Farmers in Finland will begin vaccinating the country’s entire mink population against coronavirus.
The country’s local authorities have approved the use of an experimental vaccine, the Finnish Food Administration announced.
Vaccines are approved only when no other vaccine is available, said Liisa Kaartinen, the agency’s chief inspector.
The grant for mink vaccination will last until the end of December, when new data must be provided, she added.
Mink are bred for their fur and pose particular risks of COVID-19 contamination.
They are also considered the only animal capable of transmitting Covid-19 to humans, threatening the future effectiveness of vaccines.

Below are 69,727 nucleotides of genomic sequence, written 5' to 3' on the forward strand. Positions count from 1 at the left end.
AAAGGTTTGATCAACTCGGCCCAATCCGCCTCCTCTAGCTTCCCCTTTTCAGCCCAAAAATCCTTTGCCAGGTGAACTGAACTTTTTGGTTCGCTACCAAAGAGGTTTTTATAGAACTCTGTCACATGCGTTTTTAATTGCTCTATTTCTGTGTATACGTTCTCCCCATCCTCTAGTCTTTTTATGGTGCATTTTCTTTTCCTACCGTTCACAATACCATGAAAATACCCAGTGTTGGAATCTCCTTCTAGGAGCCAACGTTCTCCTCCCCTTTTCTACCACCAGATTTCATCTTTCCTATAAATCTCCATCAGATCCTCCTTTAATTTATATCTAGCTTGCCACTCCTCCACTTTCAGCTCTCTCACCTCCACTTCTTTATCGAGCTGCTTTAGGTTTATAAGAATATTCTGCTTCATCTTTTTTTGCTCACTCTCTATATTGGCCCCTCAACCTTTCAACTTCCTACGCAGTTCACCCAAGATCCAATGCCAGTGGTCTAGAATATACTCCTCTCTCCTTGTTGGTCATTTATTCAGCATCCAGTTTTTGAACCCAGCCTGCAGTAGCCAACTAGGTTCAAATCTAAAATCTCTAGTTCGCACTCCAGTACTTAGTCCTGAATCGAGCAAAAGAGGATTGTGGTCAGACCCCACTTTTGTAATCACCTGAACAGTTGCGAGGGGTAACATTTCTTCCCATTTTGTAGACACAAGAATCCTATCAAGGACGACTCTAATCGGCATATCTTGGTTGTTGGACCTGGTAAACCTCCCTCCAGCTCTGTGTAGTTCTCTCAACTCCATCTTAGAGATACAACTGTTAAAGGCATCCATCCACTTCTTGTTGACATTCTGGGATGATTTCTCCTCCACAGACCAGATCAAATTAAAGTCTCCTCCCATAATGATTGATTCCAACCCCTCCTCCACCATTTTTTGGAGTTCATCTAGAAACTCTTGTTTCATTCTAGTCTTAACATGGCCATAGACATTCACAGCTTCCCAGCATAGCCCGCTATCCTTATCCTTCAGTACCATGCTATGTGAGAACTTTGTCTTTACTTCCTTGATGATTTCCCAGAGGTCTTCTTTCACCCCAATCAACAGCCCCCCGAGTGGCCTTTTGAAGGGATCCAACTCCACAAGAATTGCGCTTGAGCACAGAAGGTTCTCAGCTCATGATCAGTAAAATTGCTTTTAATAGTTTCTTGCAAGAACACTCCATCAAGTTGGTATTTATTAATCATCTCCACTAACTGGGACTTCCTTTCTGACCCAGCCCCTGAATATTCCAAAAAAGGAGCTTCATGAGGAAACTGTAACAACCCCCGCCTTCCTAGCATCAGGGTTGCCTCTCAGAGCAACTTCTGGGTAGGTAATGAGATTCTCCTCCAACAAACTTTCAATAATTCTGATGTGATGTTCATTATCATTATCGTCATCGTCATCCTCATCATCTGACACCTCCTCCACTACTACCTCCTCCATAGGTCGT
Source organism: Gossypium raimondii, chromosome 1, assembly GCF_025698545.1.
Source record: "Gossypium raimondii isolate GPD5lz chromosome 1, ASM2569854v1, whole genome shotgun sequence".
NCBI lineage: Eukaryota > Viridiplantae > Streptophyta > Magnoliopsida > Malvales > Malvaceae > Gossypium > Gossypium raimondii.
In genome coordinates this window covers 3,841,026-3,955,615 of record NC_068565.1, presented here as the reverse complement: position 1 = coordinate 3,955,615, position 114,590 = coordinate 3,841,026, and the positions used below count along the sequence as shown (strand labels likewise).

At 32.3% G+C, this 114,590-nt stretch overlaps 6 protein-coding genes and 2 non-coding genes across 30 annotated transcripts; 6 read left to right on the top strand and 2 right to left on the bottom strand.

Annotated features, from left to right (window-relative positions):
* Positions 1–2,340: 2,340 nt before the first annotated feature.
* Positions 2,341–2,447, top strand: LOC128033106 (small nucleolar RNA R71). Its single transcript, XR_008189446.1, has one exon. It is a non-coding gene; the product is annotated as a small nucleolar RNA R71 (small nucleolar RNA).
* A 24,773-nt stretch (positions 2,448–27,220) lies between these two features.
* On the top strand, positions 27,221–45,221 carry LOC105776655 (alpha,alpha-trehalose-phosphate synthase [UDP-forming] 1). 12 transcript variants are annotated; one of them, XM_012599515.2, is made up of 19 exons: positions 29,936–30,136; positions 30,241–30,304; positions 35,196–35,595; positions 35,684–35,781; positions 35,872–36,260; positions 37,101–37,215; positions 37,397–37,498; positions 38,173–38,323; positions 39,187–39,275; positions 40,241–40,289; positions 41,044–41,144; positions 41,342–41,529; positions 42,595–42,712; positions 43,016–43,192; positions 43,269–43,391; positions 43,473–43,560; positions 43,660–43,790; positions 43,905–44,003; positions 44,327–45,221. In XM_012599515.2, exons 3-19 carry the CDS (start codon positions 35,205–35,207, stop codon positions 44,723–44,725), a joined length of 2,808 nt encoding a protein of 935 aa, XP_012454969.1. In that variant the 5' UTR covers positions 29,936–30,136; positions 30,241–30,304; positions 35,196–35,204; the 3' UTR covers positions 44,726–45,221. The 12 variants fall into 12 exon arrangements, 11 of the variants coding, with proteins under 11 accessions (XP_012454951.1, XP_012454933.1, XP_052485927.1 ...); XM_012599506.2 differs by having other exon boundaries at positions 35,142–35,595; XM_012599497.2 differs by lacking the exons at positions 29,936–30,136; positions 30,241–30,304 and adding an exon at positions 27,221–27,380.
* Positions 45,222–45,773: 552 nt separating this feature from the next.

In Denmark, the country’s government ordered all mink killed after a mutated strain of the virus began affecting farms last November.
However, the Finnish Mink Farmers Association has been working with researchers at the University of Helsinki to develop a vaccine for the animals to control and prevent the spread of the virus.
“We have prepared about half a million doses, which should be enough to vaccinate all the animals twice,” said Jussi Peura, head of research for the association.
Because clinical trials have not yet been completed, the vaccine cannot be sold commercially and must follow strict procedures to be used on Finland’s 1,000 mink farms.
The breeders’ association claims that its vaccine – which will only be approved in Finland – is the first to be approved in the EU.